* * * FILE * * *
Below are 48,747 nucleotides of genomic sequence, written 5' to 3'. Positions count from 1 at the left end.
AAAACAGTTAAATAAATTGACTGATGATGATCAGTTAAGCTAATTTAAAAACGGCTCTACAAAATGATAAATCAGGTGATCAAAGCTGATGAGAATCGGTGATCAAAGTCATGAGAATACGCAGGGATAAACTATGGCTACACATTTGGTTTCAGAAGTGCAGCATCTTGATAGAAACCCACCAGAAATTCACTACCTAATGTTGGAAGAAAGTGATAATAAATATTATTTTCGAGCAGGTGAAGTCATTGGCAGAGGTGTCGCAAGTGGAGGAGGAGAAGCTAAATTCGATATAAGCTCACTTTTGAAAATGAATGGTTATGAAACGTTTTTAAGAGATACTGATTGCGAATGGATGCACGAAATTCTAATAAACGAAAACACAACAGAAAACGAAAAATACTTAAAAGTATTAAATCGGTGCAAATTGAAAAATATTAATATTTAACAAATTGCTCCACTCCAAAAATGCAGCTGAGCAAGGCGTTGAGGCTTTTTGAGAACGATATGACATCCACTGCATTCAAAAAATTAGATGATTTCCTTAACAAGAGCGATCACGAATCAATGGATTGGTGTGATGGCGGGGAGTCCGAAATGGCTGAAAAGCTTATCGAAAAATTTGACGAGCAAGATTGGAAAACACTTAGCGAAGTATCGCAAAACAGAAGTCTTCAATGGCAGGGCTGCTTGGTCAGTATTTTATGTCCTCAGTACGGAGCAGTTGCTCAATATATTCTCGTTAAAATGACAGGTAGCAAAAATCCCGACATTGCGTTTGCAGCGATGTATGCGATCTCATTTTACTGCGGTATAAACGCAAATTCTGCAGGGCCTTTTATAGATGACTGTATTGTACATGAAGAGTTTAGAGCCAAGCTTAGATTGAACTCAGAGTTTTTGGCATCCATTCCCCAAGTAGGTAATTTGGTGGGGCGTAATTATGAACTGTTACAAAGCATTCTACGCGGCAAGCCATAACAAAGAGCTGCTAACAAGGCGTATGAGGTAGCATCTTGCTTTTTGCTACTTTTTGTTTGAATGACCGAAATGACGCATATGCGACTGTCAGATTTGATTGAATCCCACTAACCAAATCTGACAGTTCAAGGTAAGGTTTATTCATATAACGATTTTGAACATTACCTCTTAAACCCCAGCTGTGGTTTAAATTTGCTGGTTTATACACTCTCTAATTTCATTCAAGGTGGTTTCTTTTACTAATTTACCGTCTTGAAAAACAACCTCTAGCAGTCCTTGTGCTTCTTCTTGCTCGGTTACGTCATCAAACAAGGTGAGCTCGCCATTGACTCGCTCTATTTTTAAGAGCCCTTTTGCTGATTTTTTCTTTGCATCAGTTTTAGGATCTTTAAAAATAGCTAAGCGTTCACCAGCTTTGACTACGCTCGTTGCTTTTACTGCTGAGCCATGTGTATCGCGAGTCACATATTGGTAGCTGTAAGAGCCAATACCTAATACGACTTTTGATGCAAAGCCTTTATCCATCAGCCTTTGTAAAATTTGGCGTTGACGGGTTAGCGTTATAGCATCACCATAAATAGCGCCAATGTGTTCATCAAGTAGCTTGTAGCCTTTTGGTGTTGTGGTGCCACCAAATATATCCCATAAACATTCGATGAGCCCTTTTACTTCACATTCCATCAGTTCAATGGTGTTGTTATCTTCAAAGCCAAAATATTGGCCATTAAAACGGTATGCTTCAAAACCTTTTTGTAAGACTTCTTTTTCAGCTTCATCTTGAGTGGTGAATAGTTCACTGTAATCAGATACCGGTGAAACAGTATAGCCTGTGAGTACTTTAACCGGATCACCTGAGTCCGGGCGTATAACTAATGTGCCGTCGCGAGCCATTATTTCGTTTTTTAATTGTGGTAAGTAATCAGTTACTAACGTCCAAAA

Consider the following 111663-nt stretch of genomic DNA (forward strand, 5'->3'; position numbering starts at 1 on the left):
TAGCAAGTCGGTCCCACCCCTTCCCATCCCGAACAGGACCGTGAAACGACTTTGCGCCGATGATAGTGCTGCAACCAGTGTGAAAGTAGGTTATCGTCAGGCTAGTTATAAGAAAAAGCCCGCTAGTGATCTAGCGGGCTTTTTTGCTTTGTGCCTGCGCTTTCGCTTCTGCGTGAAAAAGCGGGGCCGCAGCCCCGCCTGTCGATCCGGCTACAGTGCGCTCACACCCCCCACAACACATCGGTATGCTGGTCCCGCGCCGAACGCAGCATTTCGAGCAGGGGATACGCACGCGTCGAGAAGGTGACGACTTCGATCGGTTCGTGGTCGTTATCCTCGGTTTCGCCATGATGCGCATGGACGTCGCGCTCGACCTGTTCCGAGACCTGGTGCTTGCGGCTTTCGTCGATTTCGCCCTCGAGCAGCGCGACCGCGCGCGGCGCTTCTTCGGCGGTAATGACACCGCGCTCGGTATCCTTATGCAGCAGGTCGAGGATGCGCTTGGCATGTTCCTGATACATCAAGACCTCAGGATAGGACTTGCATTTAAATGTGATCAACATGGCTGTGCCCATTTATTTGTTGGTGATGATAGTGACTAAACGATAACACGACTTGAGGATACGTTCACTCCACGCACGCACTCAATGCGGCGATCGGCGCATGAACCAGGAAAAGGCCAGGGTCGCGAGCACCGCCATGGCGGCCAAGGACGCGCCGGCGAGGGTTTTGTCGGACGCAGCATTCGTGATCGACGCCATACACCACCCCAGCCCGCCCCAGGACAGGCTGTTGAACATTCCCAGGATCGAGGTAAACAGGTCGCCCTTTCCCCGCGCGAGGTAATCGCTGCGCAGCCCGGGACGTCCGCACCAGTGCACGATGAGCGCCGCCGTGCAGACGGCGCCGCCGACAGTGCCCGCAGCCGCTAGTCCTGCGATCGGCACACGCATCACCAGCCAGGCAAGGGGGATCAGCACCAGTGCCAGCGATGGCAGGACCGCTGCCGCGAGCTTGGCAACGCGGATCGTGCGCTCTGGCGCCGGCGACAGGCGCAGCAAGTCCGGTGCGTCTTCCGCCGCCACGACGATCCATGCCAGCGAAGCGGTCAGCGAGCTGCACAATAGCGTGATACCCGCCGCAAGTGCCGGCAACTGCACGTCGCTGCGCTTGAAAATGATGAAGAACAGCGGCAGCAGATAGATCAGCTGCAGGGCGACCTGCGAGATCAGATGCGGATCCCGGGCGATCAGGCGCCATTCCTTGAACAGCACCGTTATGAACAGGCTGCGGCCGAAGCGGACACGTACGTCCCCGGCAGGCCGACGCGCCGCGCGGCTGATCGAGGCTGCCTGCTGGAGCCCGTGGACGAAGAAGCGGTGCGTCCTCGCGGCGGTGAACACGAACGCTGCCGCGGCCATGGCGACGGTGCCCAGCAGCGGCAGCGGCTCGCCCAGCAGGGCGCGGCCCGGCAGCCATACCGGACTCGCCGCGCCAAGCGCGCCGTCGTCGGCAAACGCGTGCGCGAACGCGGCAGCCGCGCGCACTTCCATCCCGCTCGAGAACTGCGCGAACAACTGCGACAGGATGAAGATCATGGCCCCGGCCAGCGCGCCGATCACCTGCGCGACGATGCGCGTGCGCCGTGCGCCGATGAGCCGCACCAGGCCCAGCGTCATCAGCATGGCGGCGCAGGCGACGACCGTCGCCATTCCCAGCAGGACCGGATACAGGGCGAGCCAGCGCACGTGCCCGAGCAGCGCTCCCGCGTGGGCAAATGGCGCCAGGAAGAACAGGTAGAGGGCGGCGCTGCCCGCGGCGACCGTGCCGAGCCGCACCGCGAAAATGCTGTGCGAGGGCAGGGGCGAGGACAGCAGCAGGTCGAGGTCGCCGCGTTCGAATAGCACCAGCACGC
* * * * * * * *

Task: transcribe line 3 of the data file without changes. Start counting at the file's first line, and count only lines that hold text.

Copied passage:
Consider the following 111663-nt stretch of genomic DNA (forward strand, 5'->3'; position numbering starts at 1 on the left):